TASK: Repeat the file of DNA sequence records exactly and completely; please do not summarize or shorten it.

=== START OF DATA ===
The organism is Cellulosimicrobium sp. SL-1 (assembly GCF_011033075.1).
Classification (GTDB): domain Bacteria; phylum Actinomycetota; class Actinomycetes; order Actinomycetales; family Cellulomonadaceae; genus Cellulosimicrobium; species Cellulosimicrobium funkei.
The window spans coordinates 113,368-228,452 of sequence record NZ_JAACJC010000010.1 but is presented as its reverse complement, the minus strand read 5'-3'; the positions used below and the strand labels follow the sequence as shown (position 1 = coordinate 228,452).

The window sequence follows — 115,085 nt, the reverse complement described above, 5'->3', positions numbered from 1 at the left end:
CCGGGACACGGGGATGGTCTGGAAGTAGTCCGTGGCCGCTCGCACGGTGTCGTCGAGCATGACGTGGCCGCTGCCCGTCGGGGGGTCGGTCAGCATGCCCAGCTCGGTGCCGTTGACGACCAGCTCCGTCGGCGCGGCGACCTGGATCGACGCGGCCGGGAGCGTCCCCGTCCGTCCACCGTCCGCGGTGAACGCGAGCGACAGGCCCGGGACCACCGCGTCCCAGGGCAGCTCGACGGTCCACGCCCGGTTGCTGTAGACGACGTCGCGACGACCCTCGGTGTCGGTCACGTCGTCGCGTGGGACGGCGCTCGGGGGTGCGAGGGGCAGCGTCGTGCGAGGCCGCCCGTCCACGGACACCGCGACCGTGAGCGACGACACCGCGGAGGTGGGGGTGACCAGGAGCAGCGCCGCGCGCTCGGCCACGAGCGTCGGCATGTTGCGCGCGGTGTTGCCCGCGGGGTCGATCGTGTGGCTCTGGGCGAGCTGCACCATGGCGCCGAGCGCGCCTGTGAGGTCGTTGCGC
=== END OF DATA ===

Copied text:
The organism is Cellulosimicrobium sp. SL-1 (assembly GCF_011033075.1).
Classification (GTDB): domain Bacteria; phylum Actinomycetota; class Actinomycetes; order Actinomycetales; family Cellulomonadaceae; genus Cellulosimicrobium; species Cellulosimicrobium funkei.
The window spans coordinates 113,368-228,452 of sequence record NZ_JAACJC010000010.1 but is presented as its reverse complement, the minus strand read 5'-3'; the positions used below and the strand labels follow the sequence as shown (position 1 = coordinate 228,452).

The window sequence follows — 115,085 nt, the reverse complement described above, 5'->3', positions numbered from 1 at the left end:
CCGGGACACGGGGATGGTCTGGAAGTAGTCCGTGGCCGCTCGCACGGTGTCGTCGAGCATGACGTGGCCGCTGCCCGTCGGGGGGTCGGTCAGCATGCCCAGCTCGGTGCCGTTGACGACCAGCTCCGTCGGCGCGGCGACCTGGATCGACGCGGCCGGGAGCGTCCCCGTCCGTCCACCGTCCGCGGTGAACGCGAGCGACAGGCCCGGGACCACCGCGTCCCAGGGCAGCTCGACGGTCCACGCCCGGTTGCTGTAGACGACGTCGCGACGACCCTCGGTGTCGGTCACGTCGTCGCGTGGGACGGCGCTCGGGGGTGCGAGGGGCAGCGTCGTGCGAGGCCGCCCGTCCACGGACACCGCGACCGTGAGCGACGACACCGCGGAGGTGGGGGTGACCAGGAGCAGCGCCGCGCGCTCGGCCACGAGCGTCGGCATGTTGCGCGCGGTGTTGCCCGCGGGGTCGATCGTGTGGCTCTGGGCGAGCTGCACCATGGCGCCGAGCGCGCCTGTGAGGTCGTTGCGC